15 August, 2019
Chitsa Khosla, from Summer Fields School, Delhi
What is freedom? To be very fair, I will not be able to define freedom in a sentence as it means several different things to several different people. Even for me, it means a myriad of things. But I can describe what roots are to me a little better. Roots are important. They steady us. They give us an identity. They remind us of our strengths and often give us a home, a sense of belonging; and more often than not, a direction when there is none. As somebody who is preparing to leave behind the comforts of home, I can only hope that I will never forget the roots while chasing freedom. And, for this reason, I would attempt to describe how the two have shaped me so far and how, I hope they continue to do.
At the age of 15, I tried moving out of the safe space and comfort of my home to unknown surroundings in pursuit of self-discovery under the guise of higher education, I searched for independence as the stereotypical teenager who wants to run away from home and the eyes of her parents to get a taste of ‘life’. But, I search for my roots in the little things everywhere, every day.
But I have realised that chasing freedom and staying true to your roots doesn’t have to be mutually exclusive. My perception of freedom has changed from the fictional world showcasing the ability of staying up all night in a party to the bittersweet realisation of being on your own. Freedom, for me, is the ability to make my own decisions, choose my own path and liberation from my own demons; a world where no form of emotional or societal enslavement would hold me down. And that sense of liberation comes from broadening my horizons and understanding different cultures while holding on to my heritage and sharing with the world the rich history and culture of the land that I come from. The world is a global village now. And the only way of acceptance and appreciation is to learn and understand each other’s cultures and celebrate them all.
Freedom comes in a myriad of ways for me. The first and most important being independence. Being able to pay your own bills someday, booking your own appointments- the shift from home made rotis to seeing to your own well-being. It also brings out the point that this freedom comes with its own set of responsibilities, that will only increase from this point on. It is the first step into adult life when we move from everything being given to us in our school to struggling and shaping ourselves as to-be adults and understanding how the world works. This freedom is not just limited to getting a driver’s license, it comes with the responsibility of deciding where to drive to. It is the time to understand the world around us- politics, finance, science, art- and explore everything the world has to offer. It is time to recognise or acknowledge our skills and hone them and celebrate it with all around us. This is a very powerful and, at the same time, a very vulnerable sense of freedom. It is very easy to get swayed away on whims and at this very time, it is our roots which give us the direction to achieve all that we want to.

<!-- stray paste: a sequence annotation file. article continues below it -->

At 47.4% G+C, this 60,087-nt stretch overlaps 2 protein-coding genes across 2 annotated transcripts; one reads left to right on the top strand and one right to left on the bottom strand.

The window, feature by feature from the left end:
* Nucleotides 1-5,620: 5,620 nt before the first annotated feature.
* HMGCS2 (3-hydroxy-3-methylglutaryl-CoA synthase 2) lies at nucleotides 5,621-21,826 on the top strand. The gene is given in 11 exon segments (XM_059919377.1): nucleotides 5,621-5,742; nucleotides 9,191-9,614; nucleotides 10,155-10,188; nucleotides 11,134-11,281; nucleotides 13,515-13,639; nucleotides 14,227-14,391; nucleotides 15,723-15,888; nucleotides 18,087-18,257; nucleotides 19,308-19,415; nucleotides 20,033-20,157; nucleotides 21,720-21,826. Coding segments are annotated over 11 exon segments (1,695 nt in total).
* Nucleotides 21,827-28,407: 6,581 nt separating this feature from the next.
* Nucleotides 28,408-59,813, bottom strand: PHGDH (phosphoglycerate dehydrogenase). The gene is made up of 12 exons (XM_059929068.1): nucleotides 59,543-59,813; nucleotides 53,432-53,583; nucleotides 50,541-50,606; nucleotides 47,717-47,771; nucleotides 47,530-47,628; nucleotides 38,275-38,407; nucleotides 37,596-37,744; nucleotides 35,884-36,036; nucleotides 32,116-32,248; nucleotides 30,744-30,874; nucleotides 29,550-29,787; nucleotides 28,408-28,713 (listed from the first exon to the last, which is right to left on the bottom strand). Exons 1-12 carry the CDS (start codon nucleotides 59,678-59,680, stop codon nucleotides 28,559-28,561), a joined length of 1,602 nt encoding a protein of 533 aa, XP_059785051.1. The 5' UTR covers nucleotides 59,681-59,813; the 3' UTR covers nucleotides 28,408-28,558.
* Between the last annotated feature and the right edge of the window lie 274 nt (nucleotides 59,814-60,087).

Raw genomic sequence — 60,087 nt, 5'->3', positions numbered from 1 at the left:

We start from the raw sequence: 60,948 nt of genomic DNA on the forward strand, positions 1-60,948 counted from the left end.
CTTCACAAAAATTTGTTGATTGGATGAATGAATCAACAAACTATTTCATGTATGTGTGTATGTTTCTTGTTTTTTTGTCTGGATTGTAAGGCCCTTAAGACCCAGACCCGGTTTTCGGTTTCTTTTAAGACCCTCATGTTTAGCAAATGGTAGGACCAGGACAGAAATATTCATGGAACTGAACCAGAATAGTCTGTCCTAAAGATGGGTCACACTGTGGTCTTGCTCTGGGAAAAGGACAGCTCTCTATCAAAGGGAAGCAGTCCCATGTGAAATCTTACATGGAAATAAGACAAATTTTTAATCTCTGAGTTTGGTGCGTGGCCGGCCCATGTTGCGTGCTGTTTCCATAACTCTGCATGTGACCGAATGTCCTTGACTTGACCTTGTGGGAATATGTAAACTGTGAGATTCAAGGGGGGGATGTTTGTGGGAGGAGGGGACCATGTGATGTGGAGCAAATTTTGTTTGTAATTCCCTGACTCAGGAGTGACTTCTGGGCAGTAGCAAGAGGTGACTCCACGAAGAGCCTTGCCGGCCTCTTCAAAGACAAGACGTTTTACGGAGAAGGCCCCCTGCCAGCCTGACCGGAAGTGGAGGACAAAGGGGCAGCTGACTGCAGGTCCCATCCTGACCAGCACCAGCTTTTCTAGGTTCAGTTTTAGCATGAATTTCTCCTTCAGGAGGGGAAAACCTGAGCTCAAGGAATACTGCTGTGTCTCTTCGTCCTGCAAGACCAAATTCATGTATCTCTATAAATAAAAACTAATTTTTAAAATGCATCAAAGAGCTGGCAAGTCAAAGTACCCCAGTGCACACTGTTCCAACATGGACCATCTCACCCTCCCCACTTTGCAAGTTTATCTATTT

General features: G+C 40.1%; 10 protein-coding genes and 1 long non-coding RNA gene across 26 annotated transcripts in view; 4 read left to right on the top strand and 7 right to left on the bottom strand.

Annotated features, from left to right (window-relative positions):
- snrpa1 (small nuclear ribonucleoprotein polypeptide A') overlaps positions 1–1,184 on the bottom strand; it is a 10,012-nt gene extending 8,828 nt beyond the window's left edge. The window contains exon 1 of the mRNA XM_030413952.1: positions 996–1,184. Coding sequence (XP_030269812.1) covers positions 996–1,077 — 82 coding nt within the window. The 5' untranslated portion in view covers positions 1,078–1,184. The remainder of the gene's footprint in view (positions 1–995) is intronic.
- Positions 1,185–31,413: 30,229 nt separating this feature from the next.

In the World Report on Violence and Health by the World Health Organisation, there exists a chapter entirely dedicated to child abuse and neglect caused by parents and caregivers. It is a global problem and a significant percentage of testimonies come from teenagers in India. Now, as we make the transition to adulthood, our freedom comes to us truly only on the day we have shed all the trauma that we have undergone or may have seen someone undergo. Freedom comes when we decide to not let the past chain us down as we embark on the steppingstones to the new life that we are the navigators of. In this aspect, our roots teach us forgiveness. They provide us the strength to differentiate between the values to hold on to and the anger to let go of. Being rooted to what is right gives us the ultimate liberation which is nothing but the ability to be like a lotus- wake up to the sun every morning, break free from harsh conditions and bloom untouched by the mud. Fully grounded to its roots, blooming from within.
The last but most important form of freedom to me is freedom from my own demons. These comprise of my insecurities and an imposter syndrome, all stemming from self-doubt. At the age of 15, as I still struggle to fight these off by practising the things I am already good at, by taking out time for myself no matter how busy the day gets, I feel myself shedding a little more of this every day; slowly leading to the day this becomes a thing of the past or perhaps even a memory that I can chuckle to myself about. In the end, I can say that freedom is an essential and integral part of every human being, especially at this stage of life. And freedom is what every person should aspire for, however they may define their freedom as. As long as one stays true to his or her roots, this process becomes much more holistic and secure.